Russia is halting deliveries of rocket engines to the U.S., but the space-launch company owned by Boeing Co. and Lockheed Martin Corp. has said it has enough of those motors in hand for upcoming missions.
Dmitry Rogozin, head of the state space agency Roscosmos, said: “In a situation like this, we can’t supply the United States with our world’s best rocket engines. Let them fly on something else, their broomsticks, I don’t know what,” Rogozin said on state Russian television.
According to Rogozin, Russia has delivered a total of 122 RD-180 engines to the U.S. since the 1990s, of which 98 have been used to power Atlas launch vehicles.
Roscosmos will also stop servicing rocket engines it had previously delivered to the U.S., Rogozin said, adding that the U.S. still had 24 engines that would now be left without Russian technical assistance.
The U.S. has long planned to end its reliance on Russian rocket engines, but efforts have been mired by technical and funding challenges that drove the Pentagon to continue using Russian-manufactured engines several years longer than originally anticipated.
Earlier, Russia was suspending cooperation with Europe on space launches from the Kourou spaceport in French Guiana in response to Western sanctions over Ukraine.
Moscow has also demanded guarantees from British satellite company OneWeb that its satellites would not be used for military purposes. OneWeb, in which the British government has a stake, said on Thursday it was suspending all launches from Russia’s Baikonur Cosmodrome in Kazakhstan.
On Thursday, British satellite company OneWeb said it was suspending all launches from Russia’s Baikonur Cosmodrome in Kazakhstan after Moscow’s space agency demanded guarantees that its technology would not be used for military purposes.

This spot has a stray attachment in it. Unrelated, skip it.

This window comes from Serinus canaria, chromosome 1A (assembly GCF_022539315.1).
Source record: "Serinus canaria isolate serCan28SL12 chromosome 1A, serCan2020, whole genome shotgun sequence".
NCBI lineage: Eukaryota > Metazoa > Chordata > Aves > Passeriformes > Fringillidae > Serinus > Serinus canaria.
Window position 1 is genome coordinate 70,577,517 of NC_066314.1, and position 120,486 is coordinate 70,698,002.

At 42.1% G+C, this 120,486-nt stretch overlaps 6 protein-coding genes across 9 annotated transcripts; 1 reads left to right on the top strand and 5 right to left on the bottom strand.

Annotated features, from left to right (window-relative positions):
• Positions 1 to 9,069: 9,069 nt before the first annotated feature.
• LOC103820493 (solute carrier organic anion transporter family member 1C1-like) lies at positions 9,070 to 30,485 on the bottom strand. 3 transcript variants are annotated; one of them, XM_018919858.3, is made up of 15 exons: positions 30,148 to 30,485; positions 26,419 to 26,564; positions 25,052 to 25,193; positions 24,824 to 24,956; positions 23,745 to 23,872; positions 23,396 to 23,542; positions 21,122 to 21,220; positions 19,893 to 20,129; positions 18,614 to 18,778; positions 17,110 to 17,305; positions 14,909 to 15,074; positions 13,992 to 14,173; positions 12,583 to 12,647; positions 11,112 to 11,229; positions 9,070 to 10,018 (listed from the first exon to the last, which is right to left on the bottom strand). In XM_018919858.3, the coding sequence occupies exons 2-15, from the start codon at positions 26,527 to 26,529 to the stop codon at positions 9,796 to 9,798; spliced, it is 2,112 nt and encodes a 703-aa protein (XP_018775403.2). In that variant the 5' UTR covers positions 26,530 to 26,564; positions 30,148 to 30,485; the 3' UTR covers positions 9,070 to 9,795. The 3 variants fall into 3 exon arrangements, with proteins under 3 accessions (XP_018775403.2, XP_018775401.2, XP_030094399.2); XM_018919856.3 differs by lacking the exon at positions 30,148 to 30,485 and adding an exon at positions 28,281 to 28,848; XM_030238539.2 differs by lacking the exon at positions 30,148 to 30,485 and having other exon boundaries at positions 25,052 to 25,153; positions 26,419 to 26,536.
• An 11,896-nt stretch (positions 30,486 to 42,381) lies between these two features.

The British government, which owns a stake in OneWeb, said it supported the decision.
“In light of Russia’s illegal and unprovoked invasion of Ukraine, we are reviewing our participation in all further projects involving Russian collaboration,” the government said.
A Soyuz rocket carrying 36 OneWeb satellites was lifted onto a launchpad at the Baikonur Cosmodrome on Wednesday, according to pictures issued by Russia’s space agency Roscosmos.
Roscosmos head Dmitry Rogozin said on Wednesday that his agency wanted OneWeb to provide guarantees that its satellites are not going to be used against Russia, according to an Interfax report.
Without these, Rogozin said Russia would cancel Friday’s planned launch from the Baikonur cosmodrome, which Russia rents from Kazakhstan, without compensating OneWeb, the Russian news agency reported
OneWeb, which will offer broadband via a constellation of 650 satellites, was rescued from bankruptcy by Britain and Bharti Global in 2020. Eutelsat and SoftBank have also invested.
Elon Musk, the billionaire chief executive of SpaceX, has donated Starlink satellite internet terminals to Ukraine, where internet connections have been disrupted due to the Russian invasion.
Starlink, like OneWeb, uses small low earth orbit (LEO) satellites to provide internet access.
Rogozin said Russia would now focus on creating dual-purpose spacecraft in line with the needs of Roscosmos and the Defence Ministry.